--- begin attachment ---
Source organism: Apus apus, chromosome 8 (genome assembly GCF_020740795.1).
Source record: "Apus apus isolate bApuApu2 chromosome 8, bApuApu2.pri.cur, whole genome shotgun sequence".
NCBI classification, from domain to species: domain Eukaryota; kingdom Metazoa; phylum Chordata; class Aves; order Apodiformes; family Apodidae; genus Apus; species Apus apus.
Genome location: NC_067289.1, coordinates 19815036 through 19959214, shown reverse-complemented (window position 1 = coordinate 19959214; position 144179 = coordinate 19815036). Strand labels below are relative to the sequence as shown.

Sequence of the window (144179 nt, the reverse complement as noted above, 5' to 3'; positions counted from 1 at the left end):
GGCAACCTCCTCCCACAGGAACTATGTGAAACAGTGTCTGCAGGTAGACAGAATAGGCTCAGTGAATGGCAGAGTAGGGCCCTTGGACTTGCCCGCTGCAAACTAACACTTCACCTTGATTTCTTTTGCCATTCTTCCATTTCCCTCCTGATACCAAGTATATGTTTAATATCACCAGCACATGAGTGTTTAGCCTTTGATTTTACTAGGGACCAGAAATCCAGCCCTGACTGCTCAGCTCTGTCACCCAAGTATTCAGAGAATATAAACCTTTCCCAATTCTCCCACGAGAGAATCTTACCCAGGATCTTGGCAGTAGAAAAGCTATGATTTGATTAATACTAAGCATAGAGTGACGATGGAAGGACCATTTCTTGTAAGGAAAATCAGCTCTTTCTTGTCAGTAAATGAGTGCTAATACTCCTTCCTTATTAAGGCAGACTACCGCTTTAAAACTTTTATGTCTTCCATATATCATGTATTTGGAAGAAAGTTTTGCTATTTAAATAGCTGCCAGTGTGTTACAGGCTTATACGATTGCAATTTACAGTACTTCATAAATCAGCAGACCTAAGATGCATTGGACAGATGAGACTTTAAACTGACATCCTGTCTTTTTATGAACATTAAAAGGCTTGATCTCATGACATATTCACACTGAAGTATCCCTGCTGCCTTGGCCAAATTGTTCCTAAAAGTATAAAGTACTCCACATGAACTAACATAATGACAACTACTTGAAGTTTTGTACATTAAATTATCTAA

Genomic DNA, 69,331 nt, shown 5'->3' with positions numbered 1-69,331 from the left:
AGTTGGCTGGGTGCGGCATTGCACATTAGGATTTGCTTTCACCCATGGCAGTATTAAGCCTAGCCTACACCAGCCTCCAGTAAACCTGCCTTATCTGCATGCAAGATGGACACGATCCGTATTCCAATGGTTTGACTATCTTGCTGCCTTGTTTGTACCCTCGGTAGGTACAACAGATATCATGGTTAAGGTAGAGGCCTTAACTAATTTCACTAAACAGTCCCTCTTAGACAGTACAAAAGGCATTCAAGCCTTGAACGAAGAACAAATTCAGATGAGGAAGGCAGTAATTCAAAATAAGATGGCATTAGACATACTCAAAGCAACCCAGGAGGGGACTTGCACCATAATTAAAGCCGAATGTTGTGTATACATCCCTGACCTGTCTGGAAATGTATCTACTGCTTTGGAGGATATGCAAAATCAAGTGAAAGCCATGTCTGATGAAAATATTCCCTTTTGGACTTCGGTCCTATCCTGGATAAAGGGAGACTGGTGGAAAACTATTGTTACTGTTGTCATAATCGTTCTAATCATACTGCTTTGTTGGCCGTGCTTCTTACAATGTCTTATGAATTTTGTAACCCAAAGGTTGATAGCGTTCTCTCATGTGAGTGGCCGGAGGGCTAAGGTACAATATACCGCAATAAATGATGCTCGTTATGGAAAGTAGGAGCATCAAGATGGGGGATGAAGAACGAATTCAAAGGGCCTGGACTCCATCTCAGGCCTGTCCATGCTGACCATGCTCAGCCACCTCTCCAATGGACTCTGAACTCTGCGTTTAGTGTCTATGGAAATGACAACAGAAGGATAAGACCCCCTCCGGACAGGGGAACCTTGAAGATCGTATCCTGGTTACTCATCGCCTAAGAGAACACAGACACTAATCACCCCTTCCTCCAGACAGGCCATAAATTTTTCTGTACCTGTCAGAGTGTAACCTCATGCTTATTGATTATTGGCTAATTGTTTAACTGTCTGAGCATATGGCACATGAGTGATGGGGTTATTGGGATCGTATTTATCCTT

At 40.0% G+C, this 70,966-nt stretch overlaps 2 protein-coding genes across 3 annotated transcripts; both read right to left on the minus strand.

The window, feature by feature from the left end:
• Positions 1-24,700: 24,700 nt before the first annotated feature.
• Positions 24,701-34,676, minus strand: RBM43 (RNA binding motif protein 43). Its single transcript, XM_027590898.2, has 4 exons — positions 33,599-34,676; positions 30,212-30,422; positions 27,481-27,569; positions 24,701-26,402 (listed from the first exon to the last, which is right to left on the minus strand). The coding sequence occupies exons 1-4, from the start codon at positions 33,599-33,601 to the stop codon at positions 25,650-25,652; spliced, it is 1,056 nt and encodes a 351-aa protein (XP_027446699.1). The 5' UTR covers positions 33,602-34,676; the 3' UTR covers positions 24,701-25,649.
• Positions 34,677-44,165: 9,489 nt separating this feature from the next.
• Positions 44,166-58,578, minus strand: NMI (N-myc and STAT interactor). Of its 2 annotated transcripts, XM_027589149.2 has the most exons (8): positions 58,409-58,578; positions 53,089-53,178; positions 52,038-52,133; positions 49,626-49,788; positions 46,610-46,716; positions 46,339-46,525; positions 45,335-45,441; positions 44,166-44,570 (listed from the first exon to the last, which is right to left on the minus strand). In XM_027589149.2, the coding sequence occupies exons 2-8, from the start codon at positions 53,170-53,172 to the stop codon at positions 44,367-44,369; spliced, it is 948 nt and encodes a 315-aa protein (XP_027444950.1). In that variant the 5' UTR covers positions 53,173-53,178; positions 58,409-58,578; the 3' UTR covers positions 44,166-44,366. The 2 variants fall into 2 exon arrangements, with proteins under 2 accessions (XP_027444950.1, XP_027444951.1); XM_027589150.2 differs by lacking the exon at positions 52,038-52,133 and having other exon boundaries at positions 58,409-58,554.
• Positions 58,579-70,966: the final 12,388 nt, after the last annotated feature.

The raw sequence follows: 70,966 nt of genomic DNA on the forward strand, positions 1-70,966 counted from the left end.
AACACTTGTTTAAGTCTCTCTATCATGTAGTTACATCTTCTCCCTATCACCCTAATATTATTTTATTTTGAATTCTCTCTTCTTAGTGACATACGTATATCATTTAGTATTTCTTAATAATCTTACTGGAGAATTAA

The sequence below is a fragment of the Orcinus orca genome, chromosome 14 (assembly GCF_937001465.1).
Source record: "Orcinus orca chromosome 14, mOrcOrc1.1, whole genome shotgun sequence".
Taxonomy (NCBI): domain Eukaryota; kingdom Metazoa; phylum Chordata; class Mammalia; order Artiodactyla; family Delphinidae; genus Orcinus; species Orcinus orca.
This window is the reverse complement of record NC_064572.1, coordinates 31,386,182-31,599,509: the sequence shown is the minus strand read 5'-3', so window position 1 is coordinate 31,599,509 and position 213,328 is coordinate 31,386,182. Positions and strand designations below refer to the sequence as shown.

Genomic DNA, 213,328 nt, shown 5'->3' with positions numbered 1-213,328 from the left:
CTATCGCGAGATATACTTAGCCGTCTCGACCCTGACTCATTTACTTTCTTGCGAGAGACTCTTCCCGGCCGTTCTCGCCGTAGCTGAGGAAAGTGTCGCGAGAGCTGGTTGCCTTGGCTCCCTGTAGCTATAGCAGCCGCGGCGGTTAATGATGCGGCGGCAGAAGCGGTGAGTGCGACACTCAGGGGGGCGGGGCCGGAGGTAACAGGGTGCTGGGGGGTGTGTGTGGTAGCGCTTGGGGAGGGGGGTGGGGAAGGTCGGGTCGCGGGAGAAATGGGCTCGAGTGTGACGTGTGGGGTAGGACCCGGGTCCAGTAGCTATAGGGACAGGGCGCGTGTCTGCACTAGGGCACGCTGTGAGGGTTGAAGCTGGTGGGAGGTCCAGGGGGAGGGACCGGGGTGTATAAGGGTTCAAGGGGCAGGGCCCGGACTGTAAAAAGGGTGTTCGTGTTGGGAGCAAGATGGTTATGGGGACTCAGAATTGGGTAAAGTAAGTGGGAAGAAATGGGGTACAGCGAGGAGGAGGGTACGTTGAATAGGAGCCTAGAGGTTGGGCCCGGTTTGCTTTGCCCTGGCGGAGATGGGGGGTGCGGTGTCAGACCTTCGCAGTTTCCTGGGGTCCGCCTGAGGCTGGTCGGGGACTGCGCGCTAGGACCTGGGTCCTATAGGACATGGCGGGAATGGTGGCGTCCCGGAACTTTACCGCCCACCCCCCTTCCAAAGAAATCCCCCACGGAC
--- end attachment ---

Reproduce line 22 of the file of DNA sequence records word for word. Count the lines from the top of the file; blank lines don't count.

Genomic DNA, 213,328 nt, shown 5'->3' with positions numbered 1-213,328 from the left: